Country of Origin


AAdrive & AAdac

This review first appeared in March 2021 on By request of the manufacturer and permission of the author, it is hereby syndicated from the German original to reach a broader English audience. Ed.

Reviewer: Martin Mertens
Analog Sources: stst Motus 2 w. Vertex arm and Zyx Yatra cartridge
Digital sources:  Antelope Zodiac+, North Star Design Supremo transport & DAC, Antipodes S40 server
Preamp: EAR Yoshino 868 w.NOS valves
Power amp: Bryston 4B³
Loudspeakers: Spendor D 9.2, Genelec 8020
Headphones: AKG K702, AudioQuest Nighthawk, Aventho Wired, Campfire Equinox, fabulous earphones Basic Dual Driver, German Maestro GMP 8.35 D, Grado
PS500, Pioneer SE Monitor5, Sennheiser HD 660S, Sennheiser HD8 DJ
Headfi amp: SPL Crimson 3
Cables: Cardas Clear Light loom, AudioQuest Coffee digital
Power cords: PowerCord
Rack: Lovan Sovereign, Tiglon TMB-10E base
Accessories:  Audioplan FineFilter S, PowerStar S duplex, PowerPlant S filter, Netzleitungen PowerCord
Listening room: 17m² with 2.6m ceiling
Review component retail: €1'800 transport, €3'700 DAC

Researching 'analogue' in Italian to learn whether its meaning differs there, I hit up's online dictionary. Epic fail. In the Roman language, the word doesn't even exist. I now wondered why this arch-Italian firm proudly situated in Tuscany calls itself Audio Analogue, particularly when they'd just sent me two digital decks christened AAdac and AAdrive. But with them established since 1995, this had obvious method when their very first product was the Vivaldi DAC. The present PureAA Line extends beyond my loaners to the AAphono and class A/B AAcento integrated, the latter the only one of standard 445mm width. At 220mm each, the other three are approximate half-size contenders.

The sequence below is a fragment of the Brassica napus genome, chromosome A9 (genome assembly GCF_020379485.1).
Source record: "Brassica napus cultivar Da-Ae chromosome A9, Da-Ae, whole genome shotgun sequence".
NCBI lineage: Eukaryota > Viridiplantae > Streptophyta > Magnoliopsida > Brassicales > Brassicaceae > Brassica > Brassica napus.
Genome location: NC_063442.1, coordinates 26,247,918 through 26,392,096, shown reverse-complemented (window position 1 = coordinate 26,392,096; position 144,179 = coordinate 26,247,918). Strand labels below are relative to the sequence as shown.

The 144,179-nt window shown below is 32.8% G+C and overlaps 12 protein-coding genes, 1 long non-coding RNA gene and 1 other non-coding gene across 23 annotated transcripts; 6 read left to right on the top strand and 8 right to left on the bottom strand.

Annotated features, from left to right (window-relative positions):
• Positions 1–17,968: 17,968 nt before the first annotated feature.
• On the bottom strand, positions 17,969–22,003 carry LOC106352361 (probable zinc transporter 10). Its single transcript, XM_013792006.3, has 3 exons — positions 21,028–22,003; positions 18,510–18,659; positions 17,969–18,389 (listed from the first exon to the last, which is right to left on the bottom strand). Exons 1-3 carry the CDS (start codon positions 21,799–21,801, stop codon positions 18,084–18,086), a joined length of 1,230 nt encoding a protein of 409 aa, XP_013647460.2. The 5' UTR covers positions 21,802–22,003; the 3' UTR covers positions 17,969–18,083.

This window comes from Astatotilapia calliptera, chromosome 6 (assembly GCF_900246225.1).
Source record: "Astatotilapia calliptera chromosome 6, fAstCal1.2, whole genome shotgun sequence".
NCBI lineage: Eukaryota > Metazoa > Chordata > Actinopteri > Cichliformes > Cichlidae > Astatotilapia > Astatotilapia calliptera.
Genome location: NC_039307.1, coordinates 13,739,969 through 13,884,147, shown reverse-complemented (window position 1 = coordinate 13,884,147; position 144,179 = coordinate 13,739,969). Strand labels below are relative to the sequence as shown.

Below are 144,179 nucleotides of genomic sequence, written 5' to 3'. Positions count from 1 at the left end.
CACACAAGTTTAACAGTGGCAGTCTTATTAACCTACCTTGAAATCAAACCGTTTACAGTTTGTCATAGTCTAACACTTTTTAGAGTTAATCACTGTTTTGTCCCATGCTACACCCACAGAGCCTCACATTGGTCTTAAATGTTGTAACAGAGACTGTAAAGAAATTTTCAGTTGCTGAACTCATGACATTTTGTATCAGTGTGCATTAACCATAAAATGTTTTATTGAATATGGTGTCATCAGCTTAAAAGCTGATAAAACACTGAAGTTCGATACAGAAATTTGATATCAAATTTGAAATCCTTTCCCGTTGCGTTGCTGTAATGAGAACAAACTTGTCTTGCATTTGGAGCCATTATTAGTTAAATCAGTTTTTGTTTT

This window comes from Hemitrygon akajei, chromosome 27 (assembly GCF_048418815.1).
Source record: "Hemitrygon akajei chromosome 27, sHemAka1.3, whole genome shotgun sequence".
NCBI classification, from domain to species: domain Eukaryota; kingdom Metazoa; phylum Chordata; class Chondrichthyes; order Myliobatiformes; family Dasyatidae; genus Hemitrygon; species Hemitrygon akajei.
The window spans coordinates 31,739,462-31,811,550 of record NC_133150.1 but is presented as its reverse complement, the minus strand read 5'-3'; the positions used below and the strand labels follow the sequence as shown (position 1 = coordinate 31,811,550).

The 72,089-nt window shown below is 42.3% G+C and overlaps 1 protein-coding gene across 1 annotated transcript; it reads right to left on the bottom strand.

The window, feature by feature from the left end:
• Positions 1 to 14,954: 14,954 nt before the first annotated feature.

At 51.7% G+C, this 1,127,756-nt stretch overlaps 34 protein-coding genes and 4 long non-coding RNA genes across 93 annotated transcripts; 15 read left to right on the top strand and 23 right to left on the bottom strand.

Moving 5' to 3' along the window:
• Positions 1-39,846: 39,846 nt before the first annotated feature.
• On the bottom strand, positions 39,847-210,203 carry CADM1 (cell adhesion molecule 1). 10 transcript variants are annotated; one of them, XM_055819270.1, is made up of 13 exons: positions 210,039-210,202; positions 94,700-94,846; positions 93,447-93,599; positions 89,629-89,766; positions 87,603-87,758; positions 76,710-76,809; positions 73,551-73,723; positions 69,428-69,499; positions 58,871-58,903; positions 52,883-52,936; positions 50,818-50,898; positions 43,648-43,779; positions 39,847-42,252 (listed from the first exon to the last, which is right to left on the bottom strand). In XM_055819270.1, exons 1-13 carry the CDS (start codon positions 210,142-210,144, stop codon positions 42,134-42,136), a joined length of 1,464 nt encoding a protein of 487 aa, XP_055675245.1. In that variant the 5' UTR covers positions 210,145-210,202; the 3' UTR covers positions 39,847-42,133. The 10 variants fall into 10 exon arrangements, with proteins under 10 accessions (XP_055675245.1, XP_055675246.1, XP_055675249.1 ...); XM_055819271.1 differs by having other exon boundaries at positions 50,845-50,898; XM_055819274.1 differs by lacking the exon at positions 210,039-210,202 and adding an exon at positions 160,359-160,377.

Delighting me personally, these machines don't just come in silver but also black and I found their industrial design very well executed. Italians tend to ace that if often not with commensurate fit'n'finish. But here too Audio Analogue cater to high expectations. My samples looked bello. For completeness sake I should mention the Anniversary Line which bowed in 2015 to celebrate the company's 20th anniversary. Here they offer a big preamp, stereo amp and two integrateds.

Despite the PureAA line's self-declared 'pure' bit, the AAdac is no minimalist puritan but full featured including volume control. Should you run digital sources exclusively, you could go RCA/XLR direct to amp/active speaker and eliminate a preamp. There's even a 6.3mm headphone out. Purists can bypass the volume control and run this as a fixed DAC. For digital inputs there's USB-B, 2 x coax, Toslink, AES/EBU and Bluetooth, a lovely convenience for smartphone visitors who consider aptX sufficient. For higher sample rates, the AAdac relies on the Sabre ESS 9038Q2M originally created for advanced mobile apps with a compact form factor and low power draw but otherwise loaded with all of Sabre's usual tech. Audio Analogue deliberately stayed clear of their top Pro chip to instead focus on a more elaborate fully balanced analog output stage which has the sonically longer legs. The conversion silicon interfaces with an Amanero USB transceiver to support up to 32/384 PCM, DSD512 and MQA.

Active input and incoming sample rate are indicated by LED instead of a display to remind me of an hour-long discourse from Ivo Linnenberg. During my data gathering for his Teleman DAC review, he had explained just how difficult it is to source a display which won't impact sonics. Presumably Audio Analogue avoided a display for the same reason. Instead they apply separate boards and power supplies for digital and analog, discrete circuitry and symmetrical outputs. For creature comfort there's a classy remote.